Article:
Groupon’s stock continued its implosion yesterday, as two high-profile board members quit the board.Howard Schultz of Starbucks and Kevin Efrusy of investor Accel Partners bolted. Groupon replaced them with financial types from American Express and Deloitte.
Although the moves were spun as “adding financial experts to the board,” the real story is the departure of Schultz, who, at best, feels he has better things to do. (At worst, he’s fleeing a sinking ship before it takes him down with it.)
Another potentially interesting data point: The first Groupon executive quoted in the press release was not CEO Andrew Mason but Chairman Eric Lefkofksy. Perhaps Lefkofsky is reasserting control over the company?
Groupon’s stock crashed through $11 on the news, hitting a post-IPO low of ~$10.70. That gives it a market cap of about $7 billion, or about 3X this year’s revenue. That’s a far more reasonable valuation than the ridiculous $28 the stock hit on the morning of the IPO, but it’s still not a bargain-basement price. Given the uncertainty about what Groupon’s profit margin will eventually be, the stock could presumably trade at an even lower multiple.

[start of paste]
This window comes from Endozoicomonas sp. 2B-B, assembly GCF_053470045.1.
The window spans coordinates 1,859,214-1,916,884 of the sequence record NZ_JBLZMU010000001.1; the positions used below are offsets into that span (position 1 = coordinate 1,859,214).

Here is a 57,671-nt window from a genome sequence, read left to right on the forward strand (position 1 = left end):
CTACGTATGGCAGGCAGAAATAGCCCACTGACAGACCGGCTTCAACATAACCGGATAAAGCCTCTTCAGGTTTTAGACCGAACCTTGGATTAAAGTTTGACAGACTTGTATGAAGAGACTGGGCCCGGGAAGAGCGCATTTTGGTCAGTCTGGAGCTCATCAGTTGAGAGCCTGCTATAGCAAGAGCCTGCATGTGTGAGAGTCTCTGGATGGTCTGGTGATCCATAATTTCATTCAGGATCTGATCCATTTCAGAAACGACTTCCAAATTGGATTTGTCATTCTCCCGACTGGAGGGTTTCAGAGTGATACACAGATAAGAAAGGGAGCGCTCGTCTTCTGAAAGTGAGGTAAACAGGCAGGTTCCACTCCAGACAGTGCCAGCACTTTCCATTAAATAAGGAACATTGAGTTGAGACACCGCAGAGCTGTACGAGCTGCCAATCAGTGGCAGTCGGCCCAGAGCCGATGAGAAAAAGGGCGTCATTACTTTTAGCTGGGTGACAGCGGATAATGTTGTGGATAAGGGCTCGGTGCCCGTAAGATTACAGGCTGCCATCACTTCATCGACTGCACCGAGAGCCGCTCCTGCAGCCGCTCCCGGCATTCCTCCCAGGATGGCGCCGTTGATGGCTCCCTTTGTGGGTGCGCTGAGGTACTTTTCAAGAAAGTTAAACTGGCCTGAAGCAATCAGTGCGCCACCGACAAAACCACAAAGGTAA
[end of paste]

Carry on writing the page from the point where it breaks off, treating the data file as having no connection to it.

We continue to think Groupon is building a real, viable business, and we expect that at some point it will move past this constantly-shooting-itself-in-the-foot phase. But Schultz’s departure is not encouraging.
SEE ALSO: No, I Still Wouldn’t Buy Groupon Stock
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